So, my Daughter wants to be a Paramedic

Picking my 6 year old up from school the other day, when  she hands me a two foot long cardboard cut out of a gingerbread man. She tells me she has to decorate it into what she wants to be when she grows up.  “Ok”, I said, “What do you want be?” 

She looks up at me with a huge smile on her face, pigtails and a puffy ballet skirt on and without skipping a beat says, “ I want to be a Paramedic like you Mommy. And help people like you do.” 

paramedic, EMT, Rescue Chic,

Mini-Medic Gingerbread Girl

Just about as quick as she answered, my mind started running rampant in a hundred different directions.  Her sweet innocent mind knows only one side about what we do, NOT what we deal with.  Then, the Mama-bear surfaced.  I thought about how her innocent perspective on life and people would be forever changed if she follows in my foot steps. 

Quickly the scenarios began rushing through my mind. Visuals of my sweet baby girl all grown-up and witnessing the ‘real world’ that comes crawling out from under it’s rocks at O’dark-thirty, while most of society safely rests their heads. 

Do I want her to see the world as I do, or maintain ignorance to the horrible realities of life? Do I want her fearing such trivial things that most would take no note of, but medics see as death traps all around us?

Visuals of her dodging blows from an aggressive schizophrenic, being spit on by a diseased homeless person high on meth, walking blindly into a situation which appears safe, then having a knife or gun pulled on her all began blasting through my mind.

Will she know what to do? Will she freeze up and be hurt or even worse killed?  She will feel what it’s like to have a drunk describe to her the numerous disgusting ways he’s going to sexually violate her as she is protecting him from himself.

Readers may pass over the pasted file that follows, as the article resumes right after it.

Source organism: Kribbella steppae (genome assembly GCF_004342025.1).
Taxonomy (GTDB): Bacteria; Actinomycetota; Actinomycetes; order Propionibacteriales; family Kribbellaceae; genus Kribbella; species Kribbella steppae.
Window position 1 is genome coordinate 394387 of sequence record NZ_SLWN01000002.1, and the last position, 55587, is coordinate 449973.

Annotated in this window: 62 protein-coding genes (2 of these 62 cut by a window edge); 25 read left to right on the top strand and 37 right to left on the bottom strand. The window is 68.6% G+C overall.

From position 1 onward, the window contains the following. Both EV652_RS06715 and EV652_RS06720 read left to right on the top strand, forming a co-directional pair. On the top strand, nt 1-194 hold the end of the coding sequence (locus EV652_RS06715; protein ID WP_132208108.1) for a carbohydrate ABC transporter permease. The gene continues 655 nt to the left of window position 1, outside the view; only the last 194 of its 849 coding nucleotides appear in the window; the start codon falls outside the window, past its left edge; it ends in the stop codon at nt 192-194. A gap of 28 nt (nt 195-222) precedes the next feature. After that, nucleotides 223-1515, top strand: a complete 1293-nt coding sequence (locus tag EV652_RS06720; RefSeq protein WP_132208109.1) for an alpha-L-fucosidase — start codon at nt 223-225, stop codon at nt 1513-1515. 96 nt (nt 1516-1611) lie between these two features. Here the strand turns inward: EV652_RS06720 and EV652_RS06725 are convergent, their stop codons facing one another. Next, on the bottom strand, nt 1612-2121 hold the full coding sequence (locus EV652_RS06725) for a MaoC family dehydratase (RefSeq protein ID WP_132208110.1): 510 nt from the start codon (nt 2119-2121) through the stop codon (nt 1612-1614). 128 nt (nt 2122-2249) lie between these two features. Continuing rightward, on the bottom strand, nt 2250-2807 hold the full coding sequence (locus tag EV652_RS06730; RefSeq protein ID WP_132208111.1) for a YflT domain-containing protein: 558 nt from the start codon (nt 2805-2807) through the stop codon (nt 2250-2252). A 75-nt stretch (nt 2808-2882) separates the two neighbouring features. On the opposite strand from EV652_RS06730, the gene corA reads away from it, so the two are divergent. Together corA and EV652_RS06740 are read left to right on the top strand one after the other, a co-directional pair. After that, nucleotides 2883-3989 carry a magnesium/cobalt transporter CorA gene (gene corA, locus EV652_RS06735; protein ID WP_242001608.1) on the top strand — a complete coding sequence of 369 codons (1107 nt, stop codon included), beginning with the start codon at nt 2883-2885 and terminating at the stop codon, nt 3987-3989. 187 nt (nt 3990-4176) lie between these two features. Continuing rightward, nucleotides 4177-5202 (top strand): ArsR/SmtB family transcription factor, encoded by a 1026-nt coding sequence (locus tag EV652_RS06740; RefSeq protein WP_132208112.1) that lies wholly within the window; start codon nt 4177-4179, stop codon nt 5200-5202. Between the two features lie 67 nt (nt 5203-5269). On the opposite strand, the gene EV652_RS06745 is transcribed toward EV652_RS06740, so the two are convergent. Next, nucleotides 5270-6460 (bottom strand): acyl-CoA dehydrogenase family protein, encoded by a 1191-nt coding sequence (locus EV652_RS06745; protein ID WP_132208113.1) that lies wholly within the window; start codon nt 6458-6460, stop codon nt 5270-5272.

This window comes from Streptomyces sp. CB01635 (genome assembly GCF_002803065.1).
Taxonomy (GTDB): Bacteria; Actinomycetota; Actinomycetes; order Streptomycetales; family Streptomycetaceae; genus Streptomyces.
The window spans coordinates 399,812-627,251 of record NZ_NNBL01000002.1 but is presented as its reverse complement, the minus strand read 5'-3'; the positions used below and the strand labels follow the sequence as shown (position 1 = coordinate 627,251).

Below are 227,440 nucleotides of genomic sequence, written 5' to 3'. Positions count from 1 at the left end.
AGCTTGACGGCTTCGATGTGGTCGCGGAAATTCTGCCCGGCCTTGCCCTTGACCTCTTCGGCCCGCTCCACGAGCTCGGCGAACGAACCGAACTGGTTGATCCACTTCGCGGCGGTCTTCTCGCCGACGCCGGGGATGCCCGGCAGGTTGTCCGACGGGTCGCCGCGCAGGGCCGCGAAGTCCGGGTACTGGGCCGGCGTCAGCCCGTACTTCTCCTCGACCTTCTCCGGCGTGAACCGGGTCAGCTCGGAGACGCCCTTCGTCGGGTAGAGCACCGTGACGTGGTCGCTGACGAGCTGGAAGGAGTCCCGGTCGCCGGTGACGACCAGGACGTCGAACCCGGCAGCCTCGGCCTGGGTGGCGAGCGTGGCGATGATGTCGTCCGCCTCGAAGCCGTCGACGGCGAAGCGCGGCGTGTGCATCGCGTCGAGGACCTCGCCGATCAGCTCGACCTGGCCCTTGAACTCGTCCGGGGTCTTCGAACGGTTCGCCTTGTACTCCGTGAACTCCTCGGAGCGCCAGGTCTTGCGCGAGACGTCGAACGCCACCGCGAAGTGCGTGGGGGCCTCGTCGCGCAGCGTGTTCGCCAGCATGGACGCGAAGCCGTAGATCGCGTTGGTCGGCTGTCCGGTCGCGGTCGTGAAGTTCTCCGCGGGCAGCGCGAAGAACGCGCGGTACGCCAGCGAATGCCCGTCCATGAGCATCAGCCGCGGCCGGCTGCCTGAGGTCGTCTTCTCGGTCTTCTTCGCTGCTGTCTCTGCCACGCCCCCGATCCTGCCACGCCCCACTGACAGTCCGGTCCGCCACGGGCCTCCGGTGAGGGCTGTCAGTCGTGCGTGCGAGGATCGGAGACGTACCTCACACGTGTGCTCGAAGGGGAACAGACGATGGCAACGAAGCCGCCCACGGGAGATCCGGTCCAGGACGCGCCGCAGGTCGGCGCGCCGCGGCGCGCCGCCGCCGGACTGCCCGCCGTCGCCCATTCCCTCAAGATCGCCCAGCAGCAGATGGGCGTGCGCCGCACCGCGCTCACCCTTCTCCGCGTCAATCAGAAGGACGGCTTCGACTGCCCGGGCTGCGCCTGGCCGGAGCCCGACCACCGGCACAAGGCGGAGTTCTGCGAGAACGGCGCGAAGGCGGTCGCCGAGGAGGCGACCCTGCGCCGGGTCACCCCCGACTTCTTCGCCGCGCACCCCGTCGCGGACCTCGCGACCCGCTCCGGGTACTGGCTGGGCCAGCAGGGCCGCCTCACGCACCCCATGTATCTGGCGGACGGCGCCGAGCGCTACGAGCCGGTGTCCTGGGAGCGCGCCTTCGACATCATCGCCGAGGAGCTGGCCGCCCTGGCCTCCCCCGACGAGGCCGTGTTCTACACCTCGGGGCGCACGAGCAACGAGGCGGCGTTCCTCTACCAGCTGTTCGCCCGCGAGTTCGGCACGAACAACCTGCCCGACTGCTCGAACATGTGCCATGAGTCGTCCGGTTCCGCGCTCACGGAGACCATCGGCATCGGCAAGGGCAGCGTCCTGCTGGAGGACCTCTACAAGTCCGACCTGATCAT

She will wear other peoples blood, vomit, spit, and other bodily fluid on her uniform, spend days on-end with little to no sleep, often functioning like a zombie on auto-pilot.  She will know what it’s like to tell a parent they have lost their child and do her best to hide her emotions when she looks in the eyes of a child who just lost their parents.  She will do this with pride and fear but let neither show.    

All of this for a pay slightly above or just at minimum wage. 

Do I explain to her she will likely have to live with several roommates and learn the 101 ways to make Top Ramen in order to survive?  Or do I cool the proverbial helicopter parent engines and know she will live a career where she will never have to question her calling.  Trusting she will figure it all out, just like we did. 

She will change the lives of complete strangers, never realizing how grateful they are or the level of impact her compassion was during their moments of darkness and fear.  A path of little pay, but a enormous contribution. 

Though she is too young to warn of the emotional scars she will voluntarily commit to or the traumas and images she will carry for the rest of her life, I can share with her the amazing things she will experience that very few other occupations could provide.   

I can describe to her the heart warming role she will play when she delivers a baby for the first time.  The indescribable feeling when she resuscitates a code. The feeling of accomplishment when she sees the look of relief in the eyes of a respiratory distress patient when she’s brought their breathing back to normal.  The Words of Wisdom she will receive from a 95 year old widow who tells how she survived 65 years with the same man then in the next breath, tells a joke dirty enough to make the most seasoned Medic blush.

I can try to describe to her the extended family she will gain as she creates an indescribable bond with her partner, crew and department as they work together though unimaginable situations.